24 3. organize and interpret information from outlines, reports, databases, and visuals, including graphs, charts, timelines, and maps; 4. identify points of view from the historical context surrounding an event and the frame of reference which influenced the participants; 5. support a point of view on a social studies issue or event; 6. use appropriate mathematical skills to interpret social studies information such as maps and graphs; 7. pose and answer questions about geographic distributions and patterns shown on maps, graphs, charts, models, and databases. 8. The student communicates in written, oral, and visual forms. The student is expected to use social studies terminology correctly Reshaping the Nation/ The Making of Modern America - Approximate Time: 2 weeks (4 th 9 Weeks, 3 rd Marking Period) Essential Learning Outcomes TEKS Assessed Curriculum divided by Reporting Category Suggested Resources Assessments STAAR Objectives 1. Explain how American cities and industries changed at the turn of the century. 2. Explain how President Roosevelt responded to the Great Depression. 3. Explain how the U.S. attempted to stop communism. 4. Explain the Watergate Scandal and the Cold War. Geography & Culture Government & Economics, Science, Technology, & Society Government & Economics, Science, Technology, & Society Glencoe The American Republic, workbooks, CD resources, internet Oral & written evaluations, Daily work, Quizzes and Chapter Tests, Formative Assessments, common assessments 1,2,3,4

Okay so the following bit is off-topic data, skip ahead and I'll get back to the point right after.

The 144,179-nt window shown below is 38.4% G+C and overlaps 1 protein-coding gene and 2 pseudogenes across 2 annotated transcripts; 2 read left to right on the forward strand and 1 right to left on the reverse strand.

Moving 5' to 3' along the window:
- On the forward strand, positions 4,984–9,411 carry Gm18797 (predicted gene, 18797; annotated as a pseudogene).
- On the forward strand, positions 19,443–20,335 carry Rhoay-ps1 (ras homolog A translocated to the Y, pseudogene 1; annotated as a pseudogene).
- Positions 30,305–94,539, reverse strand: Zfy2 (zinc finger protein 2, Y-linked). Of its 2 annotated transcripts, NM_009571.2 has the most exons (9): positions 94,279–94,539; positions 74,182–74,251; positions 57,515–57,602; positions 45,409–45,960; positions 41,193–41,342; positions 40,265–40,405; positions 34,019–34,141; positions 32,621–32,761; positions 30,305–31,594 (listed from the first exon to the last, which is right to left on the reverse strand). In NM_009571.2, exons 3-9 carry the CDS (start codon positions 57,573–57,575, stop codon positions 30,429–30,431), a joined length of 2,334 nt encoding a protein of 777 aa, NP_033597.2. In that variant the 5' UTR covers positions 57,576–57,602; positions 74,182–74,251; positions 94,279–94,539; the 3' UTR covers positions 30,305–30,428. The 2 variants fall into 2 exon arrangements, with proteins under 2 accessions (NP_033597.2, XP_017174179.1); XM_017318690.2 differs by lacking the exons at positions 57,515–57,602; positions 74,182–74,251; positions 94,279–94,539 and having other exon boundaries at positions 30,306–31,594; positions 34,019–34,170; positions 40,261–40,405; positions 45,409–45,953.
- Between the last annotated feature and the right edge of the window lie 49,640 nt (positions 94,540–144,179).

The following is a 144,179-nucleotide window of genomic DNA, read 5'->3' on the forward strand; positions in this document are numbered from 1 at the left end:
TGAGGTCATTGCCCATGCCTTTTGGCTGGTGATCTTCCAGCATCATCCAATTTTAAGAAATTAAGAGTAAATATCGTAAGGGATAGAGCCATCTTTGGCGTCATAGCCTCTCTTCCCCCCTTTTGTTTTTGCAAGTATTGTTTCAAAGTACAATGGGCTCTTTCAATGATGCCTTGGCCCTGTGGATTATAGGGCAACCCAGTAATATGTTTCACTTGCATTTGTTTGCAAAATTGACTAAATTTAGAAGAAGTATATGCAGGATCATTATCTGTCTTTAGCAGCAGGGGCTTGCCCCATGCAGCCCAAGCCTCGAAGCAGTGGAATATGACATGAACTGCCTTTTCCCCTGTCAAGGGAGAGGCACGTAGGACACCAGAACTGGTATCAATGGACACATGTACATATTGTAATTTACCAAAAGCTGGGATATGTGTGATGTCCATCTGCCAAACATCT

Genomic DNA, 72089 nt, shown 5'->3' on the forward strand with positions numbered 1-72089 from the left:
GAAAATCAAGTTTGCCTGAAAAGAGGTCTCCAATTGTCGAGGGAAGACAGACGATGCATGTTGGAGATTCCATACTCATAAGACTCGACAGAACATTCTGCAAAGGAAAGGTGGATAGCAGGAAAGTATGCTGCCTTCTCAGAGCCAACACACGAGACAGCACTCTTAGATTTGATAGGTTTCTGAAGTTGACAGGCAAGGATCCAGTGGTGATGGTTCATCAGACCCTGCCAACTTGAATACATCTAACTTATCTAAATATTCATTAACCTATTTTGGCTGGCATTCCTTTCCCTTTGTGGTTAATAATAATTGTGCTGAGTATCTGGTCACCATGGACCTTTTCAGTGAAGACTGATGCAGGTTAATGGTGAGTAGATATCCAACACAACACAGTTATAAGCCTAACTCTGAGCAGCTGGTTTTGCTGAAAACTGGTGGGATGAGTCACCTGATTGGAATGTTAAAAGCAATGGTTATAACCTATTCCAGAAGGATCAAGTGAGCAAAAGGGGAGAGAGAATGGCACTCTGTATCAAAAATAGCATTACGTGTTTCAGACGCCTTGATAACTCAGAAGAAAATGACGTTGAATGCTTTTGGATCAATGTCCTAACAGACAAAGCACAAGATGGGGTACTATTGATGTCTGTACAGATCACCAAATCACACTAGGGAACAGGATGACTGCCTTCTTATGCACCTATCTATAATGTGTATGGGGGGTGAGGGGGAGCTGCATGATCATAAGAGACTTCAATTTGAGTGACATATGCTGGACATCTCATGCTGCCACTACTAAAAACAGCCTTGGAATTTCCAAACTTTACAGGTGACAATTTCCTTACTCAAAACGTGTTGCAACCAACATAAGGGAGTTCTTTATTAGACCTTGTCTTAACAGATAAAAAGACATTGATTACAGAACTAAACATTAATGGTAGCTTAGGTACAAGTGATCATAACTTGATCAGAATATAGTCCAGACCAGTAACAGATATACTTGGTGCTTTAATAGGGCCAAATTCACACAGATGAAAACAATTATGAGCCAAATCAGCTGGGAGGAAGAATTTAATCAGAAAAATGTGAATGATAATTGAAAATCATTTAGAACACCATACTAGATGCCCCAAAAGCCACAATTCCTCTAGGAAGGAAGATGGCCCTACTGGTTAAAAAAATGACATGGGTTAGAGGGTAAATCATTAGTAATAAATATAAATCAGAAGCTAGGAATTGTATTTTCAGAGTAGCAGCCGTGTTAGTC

25 Document Analysis (Document-Based Questioning and Essay) Approximate Time: 2 weeks (4 th 9 Weeks, 3 rd Marking Period) Essential Learning Outcomes TEKS Assessed Curriculum divided by Reporting Category Suggested Resources Assessments STAAR Objectives 1. Differentiate between, locate, and use valid primary and secondary sources such as computer software, databases, media and news services, biographies, interviews, and artifacts to acquire information about the United States. 2. Analyze information by sequencing, categorizing, identifying cause-and-effect relationships, comparing, contrasting, finding the main idea, summarizing, making generalizations and predictions, and drawing inferences and conclusions. 3. Organize and interpret information from outlines, reports, databases, and visuals, including graphs, charts, timelines, and maps. 4. Identify points of view from the historical context surrounding an event and the frame of reference which influenced the participants. 5. Support a point of view on a social studies issue or event. Geography & Culture Government & Social Studies Skills Differentiate between, locate, and use valid primary and secondary sources Analyze information by sequencing, categorizing, identifying cause-and-effect relationships, comparing, contrasting, finding the main idea, summarizing, making generalizations and predictions, and drawing inferences and conclusions Organize and interpret information from databases and visuals Identify points of view Support a point of view Use appropriate mathematical skills Pose and answer questions about geographic distributions and patterns Use social studies terminology The DBQ Project Mini- Qs in American Volume 1 Completion of DBQ Handouts and DBQ Essay 1,2,3,4

26 6. Use appropriate mathematical skills to interpret social studies information such as maps and graphs. 7. Pose and answer questions about geographic distributions and patterns shown on maps, graphs, charts, models, and databases. 8. Use social studies terminology correctly.